MyKomboloi: The first humans to collect smooth river pebbles and worn sea shells likely recognized their calming effect and beauty. A hole, natural or intentionally drilled, allowed them to be strung and worn, and so beads were invented, the earliest artifacts found representing abstract thought. Since then, beads have served as ornaments, jewelry, accounting devices, amulets, and devotional objects.

Komboloi, known as “worry beads” in English, are secular personal accessories used in Greece and other former Ottoman lands. Adapted from prayer beads, tesbih, used by Muslim neighbors, similar beads were strung in non-sacred numbers on longer strings, and Greeks developed various ways of rhythmically manipulating them.

Komboloi are meditative and stress-reducing, they improve manual dexterity, and can even be musical. Old-time rembetika (Greek urban folk) musicians used them for percussion (sometimes alongside a shot glass).This formerly male preoccupation has now crossed the gender line. Christine Curtis hand-selects and hand-strings komboloi from natural stones and metal for all. Come and find a set that sings to you.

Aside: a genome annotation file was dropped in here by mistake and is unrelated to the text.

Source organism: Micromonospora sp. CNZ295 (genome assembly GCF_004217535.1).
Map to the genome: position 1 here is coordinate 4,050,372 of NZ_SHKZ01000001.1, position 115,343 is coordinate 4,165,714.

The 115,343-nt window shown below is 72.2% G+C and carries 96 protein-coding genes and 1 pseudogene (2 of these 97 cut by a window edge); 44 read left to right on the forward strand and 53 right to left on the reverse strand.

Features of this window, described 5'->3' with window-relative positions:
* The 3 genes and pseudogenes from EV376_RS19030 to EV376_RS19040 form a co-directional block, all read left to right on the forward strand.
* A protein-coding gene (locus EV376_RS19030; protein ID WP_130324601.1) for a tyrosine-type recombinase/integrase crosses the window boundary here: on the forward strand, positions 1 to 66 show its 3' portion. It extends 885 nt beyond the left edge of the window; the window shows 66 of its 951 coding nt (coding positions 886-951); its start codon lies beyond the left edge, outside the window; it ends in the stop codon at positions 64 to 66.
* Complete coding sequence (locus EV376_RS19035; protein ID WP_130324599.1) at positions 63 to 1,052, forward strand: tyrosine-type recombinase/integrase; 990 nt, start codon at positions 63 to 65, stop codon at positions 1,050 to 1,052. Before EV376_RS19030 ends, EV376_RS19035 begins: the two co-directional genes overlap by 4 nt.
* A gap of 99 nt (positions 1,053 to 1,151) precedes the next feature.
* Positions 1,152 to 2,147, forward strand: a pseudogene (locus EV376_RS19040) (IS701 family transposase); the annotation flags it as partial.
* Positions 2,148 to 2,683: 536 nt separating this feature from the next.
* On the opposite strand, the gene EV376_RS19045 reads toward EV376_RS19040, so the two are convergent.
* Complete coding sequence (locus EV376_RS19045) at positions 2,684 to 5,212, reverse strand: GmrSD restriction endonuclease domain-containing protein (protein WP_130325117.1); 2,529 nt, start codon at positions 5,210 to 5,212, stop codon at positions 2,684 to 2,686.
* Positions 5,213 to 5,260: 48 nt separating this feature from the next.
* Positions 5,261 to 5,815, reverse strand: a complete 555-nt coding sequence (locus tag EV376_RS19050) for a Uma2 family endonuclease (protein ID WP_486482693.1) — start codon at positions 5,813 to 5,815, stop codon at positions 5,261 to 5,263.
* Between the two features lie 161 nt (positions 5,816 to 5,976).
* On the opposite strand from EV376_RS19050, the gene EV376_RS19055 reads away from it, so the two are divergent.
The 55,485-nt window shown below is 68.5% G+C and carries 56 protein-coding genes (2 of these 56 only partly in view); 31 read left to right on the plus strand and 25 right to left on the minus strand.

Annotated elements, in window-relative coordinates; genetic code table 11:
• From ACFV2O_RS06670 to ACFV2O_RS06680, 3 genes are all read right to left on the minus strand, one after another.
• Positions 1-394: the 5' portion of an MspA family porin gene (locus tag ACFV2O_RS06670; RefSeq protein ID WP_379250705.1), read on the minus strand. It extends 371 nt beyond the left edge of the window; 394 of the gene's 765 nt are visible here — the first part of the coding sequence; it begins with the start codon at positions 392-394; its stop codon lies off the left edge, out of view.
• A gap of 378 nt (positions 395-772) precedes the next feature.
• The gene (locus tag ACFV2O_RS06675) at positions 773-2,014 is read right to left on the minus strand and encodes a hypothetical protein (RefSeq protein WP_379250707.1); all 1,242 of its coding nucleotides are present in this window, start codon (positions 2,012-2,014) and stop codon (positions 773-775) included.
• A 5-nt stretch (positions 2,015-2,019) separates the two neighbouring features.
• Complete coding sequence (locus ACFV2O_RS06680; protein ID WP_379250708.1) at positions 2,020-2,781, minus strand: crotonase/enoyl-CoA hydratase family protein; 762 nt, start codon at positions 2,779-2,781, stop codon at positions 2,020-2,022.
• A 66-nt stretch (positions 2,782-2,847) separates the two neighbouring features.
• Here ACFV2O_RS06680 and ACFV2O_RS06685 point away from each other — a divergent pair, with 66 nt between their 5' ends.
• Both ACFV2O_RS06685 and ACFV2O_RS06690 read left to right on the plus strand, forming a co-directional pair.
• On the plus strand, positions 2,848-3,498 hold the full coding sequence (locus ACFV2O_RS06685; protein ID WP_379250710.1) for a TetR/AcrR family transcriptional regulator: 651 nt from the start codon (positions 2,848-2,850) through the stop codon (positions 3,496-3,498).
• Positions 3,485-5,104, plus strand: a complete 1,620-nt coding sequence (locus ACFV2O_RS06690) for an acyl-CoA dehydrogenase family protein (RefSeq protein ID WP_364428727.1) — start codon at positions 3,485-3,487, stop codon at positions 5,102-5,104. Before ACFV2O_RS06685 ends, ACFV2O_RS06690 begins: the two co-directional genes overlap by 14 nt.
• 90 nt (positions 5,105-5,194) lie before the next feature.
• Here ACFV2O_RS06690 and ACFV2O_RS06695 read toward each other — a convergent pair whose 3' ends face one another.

RouDesigns: The fine art art and technology of porcelain originated in China over 2000 years ago, spreading westward into other parts of Asia and Europe. Fine-milled white kaolin clay is combined with other minerals and fired at high temperatures. This hard, vitreous ceramic retains its structure in spite of textile-like thinness, allowing colored glazes to glow with transmitted light; it is capable of being cast mechanically as well as hand-formed and finely carved. The word “porcelain” itself refers to the cowrie shell, which it resembles in hardness, color and translucency.

Rousina Valkova explores porcelain’s dual nature, creating both functional vessels and fine art works. These express the purity of form created through casting, while exploring the ability of the material to transition seamlessly between geometry and delicate, organic form. She occasionally works in other media (plastic clay, stoneware), and also creates molds and prototypes for production.